JD: We’ve also done a system-wide flashlight frenzy where the Metroparks and Library both purchased flashlights. We gave them out to kids (and some adults too). It was just to try and encourage people to read every night, by flashlight, which is kind of a novelty.
The idea for the flashlight frenzy program began when my kids didn’t want to go to bed. I was trying to figure out a way to get them to go to bed. So, what I did was gave them an option: you can read or you can go to sleep – those are your two options. Not surprisingly, they always picked reading. And so the flashlight just kind of adds to that idea. You’re getting under the covers and secretly reading. You don’t want to make mom and dad mad, but really mom and dad are really happy that they’re reading.
Books to Read by Flashlight
AS: What kinds of programs have the Metroparks done at the Library?
JD: In the past, they’ve done birding programs, official field trips for kids, seasonal scapes (painting with an Instructor), a fly fishing course and local history themed program.
AS: I can certainly see the connections
Books on Birds, Fishing, History, Art and Nature
AS: Any other programs to note?
JD: One thing I didn’t talk about was this … a joint program put on by the Library and the Metroparks, which was a first for both organizations.
In September, we had a speaker/author come in. Florence Williams, author of “The Nature Fix,” joined us for a joint program with both the Metoparks and the Library. It was really neat. She talked about the connections between being creative and rejuvenated as a result of going out into nature and just getting fresh air, listening to the sounds and walking.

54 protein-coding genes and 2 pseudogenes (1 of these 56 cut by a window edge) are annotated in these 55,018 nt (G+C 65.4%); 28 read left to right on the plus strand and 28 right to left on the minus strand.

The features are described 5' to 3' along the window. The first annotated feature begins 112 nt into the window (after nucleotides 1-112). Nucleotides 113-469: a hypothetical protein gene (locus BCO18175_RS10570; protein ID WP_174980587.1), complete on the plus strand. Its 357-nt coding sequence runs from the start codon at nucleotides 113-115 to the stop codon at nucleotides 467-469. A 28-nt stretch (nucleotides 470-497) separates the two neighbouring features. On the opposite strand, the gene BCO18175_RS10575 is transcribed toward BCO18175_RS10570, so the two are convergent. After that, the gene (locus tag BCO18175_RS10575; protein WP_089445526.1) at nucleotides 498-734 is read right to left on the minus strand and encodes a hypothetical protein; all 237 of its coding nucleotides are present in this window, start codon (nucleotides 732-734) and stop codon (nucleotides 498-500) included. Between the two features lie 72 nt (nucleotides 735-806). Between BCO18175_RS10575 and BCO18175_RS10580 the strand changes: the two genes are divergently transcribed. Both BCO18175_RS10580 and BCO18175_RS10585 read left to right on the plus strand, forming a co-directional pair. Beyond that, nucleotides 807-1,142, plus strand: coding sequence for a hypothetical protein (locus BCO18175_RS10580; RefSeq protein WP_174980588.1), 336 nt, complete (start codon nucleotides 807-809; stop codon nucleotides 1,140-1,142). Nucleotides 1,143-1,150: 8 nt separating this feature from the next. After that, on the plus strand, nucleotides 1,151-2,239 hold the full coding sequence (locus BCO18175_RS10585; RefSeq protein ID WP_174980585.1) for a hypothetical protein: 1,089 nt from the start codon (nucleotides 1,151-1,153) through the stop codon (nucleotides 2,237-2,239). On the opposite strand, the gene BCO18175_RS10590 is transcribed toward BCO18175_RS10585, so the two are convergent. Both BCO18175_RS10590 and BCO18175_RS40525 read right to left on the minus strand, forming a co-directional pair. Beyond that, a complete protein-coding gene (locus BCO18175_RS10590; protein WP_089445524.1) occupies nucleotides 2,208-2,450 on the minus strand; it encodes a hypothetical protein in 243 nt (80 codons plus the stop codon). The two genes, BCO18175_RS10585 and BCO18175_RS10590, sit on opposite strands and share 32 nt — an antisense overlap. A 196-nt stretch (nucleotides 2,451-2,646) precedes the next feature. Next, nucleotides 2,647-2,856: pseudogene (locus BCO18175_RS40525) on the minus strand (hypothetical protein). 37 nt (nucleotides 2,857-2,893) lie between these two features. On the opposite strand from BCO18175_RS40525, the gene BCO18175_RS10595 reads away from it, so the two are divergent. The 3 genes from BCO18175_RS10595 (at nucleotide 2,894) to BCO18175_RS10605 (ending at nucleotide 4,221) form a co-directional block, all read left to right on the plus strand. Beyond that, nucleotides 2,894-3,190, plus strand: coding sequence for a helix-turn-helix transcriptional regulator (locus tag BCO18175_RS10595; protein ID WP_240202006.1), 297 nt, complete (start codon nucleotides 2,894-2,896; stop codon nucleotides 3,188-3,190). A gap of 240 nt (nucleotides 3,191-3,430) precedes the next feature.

Both organizations promoted the partner program. The Metroparks included it in their newsletter, blog and website … and we promoted it on our end as well. It was a successful program/effort. There were a lot of excited people. When she started asking questions you found out that many of the audience members worked for local non-profits that were interested in that connection. So, we think a lot of good ideas and thoughts for our community as a whole came out of her coming to visit.
JD: I think we’re not quite there yet in Toledo … like the West Coast … places like Seattle, Los Angeles, and so on. Areas where people are outside all the time and really get that connection with nature, but progress is being made all over the area to make it more of a reality here in Northwest Ohio. Now, you hear more people saying things like – I got some great ideas on my walk yesterday morning – I never thought that would come just from walking outside.
AS: Yeah. I used to walk more at the park than I do now and would have some of the best conversations. You don’t really think about the real value in something so simple. It’s the activity and the fresh air – it does something.
JD: Yeah … the new scenery helps too.
Books on the Human / Nature Connection
AS: I think it’s really amazing that we have so many great Metroparks. How many Metroparks are there now in the Toledo Lucas County area?
JD: I’m not sure off the top of my head. But one thing most people probably don’t know about the Metroparks is that their goal is to have a park within 5 miles of every single resident of Lucas County. And they’re actually almost there. They have one more park opening this Spring and they will have reached their goal. This is pretty awesome for us and our quality of life. I can’t tell you how many big cities would love to have that.
AS: Is there anything else you would like the public to know about the Metroparks, the Library and this amazing partnership?
JD: One thing I haven’t talked about (and haven’t talked to the Metroparks about yet either) is the possibility of having the book bike at some of the Metroparks events. I want to put that on the map.
Metroparks Toledo has been really active with the bike sharing program in Downtown, Toledo. They’ve always been involved with the bike culture in our area. I just want people to be aware that the bike culture is expanding. TLCPL is definitely part of that bike culture that the Metroparks has always been known for in our area.
AS: We’re also seeing a lot of new bike paths and developments to make biking in our community more convenient. There are so many great things in our area that people don’t realize or think about on a regular basis.
JD: Yes, I know what you mean. We have an amazing Art Museum, Symphony, Library system and Metroparks.
AS: It definitely makes for a better quality of life.
We have some really amazing Metroparks programs scheduled for January through May 2019 – we hope you’ll join us!